Racial Profiling
You have to tread lightly on this one, but do you ever notice how many people are loathe to compare prospects of different races? Skin color has very little bearing on the actual play on the field but it's odd how many media professionals compare (for example) every black QB to Vick and every white WR to Wes Welker. Hopefully this is changing, as Jordy Nelson is very much not Wes Welker, and Mr. Newton and Mr. Griffin are suitably different football players that they can't both be the second coming of Mike Vick (IMO, neither is.)

Every player at the same position from the same school is the same
I heard this week someone compare Zac Dysert to Ben Roethlisberger. You hear every Iowa left tackle compared to Robert Gallery. This is ridiculous and lazy. Schools don't recruit guys specifically because they resemble guys they've had in the past, and you can't turn someone into someone else through coaching or experimental weight room technology. If the only reason a prospect reminds you of someone else is the position and the color or the uniform, you need to dig a little deeper. Zac Dysert is absolutely not the same kind of player as Ben Roethlisberger and Riley Reiff is not Bryan Bulaga is not Robert Gallery.

"Safest Pick in the Draft"
This label was once, nearly universally, applied to Aaron Curry. Four years after being drafted, Aaron Curry is out of the league. No pick is particularly safe. It seems like this cliche is frequently used to make it seem like players at non-elite positions (notably non-pass-rushing linebackers) seem worthy of high picks. But if a linebacker, say, is worth a high pick it's not because he's "safe" it's because of something else about him.

Close to the draft: Prospect is Rising/Falling
Teams don't make up their minds late in the process. Your board is close to done before the combine starts. But because of the fact that most media coverage is just projecting what will happen at the NFL draft, sources are much more important than actual scouting acumen. So when media finds out that their internal projections don't match those of well-connected sources, they have to change their rankings so as to save face with the public and so concoct this fiction that teams are changing their minds based on late breaking news. For example, teams did not find out about Da'Quan Bowers' knee issues on the day of the draft, they knew about them since soon after the combine. ESPN/NFLN didn't know, but teams did. The only people making last minute corrections were on-air analysts.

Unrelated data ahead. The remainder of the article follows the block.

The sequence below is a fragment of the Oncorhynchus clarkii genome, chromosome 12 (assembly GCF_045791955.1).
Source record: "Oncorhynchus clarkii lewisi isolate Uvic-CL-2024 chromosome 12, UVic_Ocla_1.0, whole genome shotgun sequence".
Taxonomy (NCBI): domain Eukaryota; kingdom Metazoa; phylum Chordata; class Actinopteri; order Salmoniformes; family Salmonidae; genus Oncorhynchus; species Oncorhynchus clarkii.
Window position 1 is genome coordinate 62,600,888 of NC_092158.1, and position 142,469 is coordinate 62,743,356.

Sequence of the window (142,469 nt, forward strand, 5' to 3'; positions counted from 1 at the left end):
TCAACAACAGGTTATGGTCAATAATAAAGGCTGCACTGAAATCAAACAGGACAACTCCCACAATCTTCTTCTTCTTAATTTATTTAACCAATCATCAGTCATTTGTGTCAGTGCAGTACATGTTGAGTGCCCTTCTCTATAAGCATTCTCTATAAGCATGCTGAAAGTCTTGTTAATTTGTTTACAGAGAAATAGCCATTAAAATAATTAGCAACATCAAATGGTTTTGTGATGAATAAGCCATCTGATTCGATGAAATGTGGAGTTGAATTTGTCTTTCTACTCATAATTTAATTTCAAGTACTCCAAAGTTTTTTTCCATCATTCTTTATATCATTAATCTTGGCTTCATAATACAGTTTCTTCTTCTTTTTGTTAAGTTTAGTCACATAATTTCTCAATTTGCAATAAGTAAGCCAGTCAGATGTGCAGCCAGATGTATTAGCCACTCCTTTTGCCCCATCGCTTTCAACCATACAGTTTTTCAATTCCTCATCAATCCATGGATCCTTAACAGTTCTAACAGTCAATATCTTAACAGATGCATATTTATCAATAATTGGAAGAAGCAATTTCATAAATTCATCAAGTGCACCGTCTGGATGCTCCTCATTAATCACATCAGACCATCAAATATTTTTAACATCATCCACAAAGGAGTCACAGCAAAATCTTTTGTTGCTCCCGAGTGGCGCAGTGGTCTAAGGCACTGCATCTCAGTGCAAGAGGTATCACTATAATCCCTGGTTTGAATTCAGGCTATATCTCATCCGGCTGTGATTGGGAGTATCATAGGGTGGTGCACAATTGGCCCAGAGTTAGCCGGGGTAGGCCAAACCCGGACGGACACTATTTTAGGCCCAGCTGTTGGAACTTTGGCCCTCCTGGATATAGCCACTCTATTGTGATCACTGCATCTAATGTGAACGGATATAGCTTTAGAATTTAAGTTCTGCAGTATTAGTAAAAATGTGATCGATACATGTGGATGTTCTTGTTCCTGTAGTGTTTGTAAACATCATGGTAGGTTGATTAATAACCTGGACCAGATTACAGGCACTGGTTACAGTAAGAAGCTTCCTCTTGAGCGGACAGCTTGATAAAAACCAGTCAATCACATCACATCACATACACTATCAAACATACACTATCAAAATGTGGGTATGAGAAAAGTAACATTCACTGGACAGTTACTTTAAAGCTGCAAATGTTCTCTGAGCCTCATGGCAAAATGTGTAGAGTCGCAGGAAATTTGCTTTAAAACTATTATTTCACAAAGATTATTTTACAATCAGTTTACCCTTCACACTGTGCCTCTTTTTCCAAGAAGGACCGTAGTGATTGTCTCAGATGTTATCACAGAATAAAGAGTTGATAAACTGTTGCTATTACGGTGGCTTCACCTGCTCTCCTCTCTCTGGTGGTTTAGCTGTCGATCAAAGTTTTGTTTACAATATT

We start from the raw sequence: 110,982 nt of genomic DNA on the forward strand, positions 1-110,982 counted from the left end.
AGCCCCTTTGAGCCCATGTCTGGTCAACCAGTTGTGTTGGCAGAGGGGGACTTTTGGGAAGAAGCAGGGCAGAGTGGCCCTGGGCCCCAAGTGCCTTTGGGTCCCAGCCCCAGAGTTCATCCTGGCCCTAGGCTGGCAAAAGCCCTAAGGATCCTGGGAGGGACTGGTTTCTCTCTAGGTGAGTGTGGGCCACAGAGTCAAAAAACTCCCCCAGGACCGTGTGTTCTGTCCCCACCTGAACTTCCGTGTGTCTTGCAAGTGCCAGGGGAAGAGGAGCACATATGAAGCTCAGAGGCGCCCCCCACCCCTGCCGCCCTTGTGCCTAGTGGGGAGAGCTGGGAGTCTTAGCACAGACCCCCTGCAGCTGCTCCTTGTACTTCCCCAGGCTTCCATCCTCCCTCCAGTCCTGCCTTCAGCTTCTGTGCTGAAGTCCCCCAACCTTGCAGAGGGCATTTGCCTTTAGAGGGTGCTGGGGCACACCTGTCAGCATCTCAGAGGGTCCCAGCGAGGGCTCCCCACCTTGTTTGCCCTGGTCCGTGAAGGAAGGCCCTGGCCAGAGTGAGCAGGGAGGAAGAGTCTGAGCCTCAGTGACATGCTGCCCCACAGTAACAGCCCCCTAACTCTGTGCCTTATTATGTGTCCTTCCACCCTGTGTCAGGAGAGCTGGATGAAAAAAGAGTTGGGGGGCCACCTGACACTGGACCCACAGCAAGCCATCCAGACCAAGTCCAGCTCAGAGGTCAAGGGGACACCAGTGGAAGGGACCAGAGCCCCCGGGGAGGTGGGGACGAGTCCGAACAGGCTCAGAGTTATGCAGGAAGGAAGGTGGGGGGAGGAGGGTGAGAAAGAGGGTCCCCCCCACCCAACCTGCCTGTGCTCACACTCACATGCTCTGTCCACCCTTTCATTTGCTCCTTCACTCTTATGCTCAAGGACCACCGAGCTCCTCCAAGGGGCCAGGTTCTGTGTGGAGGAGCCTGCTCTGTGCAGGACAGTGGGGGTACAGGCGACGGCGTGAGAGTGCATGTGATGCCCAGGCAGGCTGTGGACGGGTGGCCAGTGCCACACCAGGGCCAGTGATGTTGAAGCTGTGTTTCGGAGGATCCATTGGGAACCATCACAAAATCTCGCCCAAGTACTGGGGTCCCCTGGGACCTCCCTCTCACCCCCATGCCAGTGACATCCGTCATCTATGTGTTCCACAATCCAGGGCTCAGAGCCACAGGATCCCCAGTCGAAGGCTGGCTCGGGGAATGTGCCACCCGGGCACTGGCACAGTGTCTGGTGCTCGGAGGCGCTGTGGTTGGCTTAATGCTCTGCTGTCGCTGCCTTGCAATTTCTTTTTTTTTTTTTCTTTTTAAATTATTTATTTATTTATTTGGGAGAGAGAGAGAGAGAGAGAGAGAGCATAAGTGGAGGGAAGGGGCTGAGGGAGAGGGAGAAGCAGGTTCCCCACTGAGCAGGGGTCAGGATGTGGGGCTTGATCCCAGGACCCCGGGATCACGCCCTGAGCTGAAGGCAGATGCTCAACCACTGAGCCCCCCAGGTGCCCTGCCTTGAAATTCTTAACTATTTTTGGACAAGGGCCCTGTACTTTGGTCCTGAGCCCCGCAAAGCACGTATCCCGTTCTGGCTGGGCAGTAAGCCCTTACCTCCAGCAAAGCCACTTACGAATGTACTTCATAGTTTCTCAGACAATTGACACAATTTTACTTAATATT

Are there any oft-used draft truisms that you feel have become annoying clichés?

mightytitan9 01-20-2013 10:39 PM

Just to add to your pro bowl statement, the pro bowl is a joke and a popularity contest. So all it's really saying is that the player is going to be a fan favorite.

You see the "Big Name" players get several pro bowls even when they don't deserve it

jballa838 01-20-2013 10:40 PM

On the racial profiling thing, that's always bugged me. Why does every black QB only get compared to other black QBs. Teddy Bridgewater is more Aaron Rodgers than Donovan McNabb or Steve McNair, but guess what we'll read over and over again.

PossibleCabbage 01-20-2013 10:54 PM

Quote:

Originally Posted by jballa838 (Post 3252273)
On the racial profiling thing, that's always bugged me. Why does every black QB only get compared to other black QBs. Teddy Bridgewater is more Aaron Rodgers than Donovan McNabb or Steve McNair, but guess what we'll read over and over again.

It's just so strange to me because everybody understands that when you have a common skin color/football position pairing, there's lots of different types of players that fit that description. I mean, nobody thinks Tom Brady is like Aaron Rodgers is like Tony Romo is like Joe Flacco is like Ben Roethlisberger. Likewise nobody thinks Calvin Johnson is like Steve Smith is like Anquan Boldin is like Torrey Smith is like A.J. Green.

But why is it when we talk about atypical (and honestly sometimes not all that atypical) combinations we assume there's only one way for people in that combination to play that position? Particularly when it comes to things that aren't really stopwatch positions (like QB) and even with a few stopwatch positions (Don Beebe was really, really fast, say.)

Duffman57 01-20-2013 11:16 PM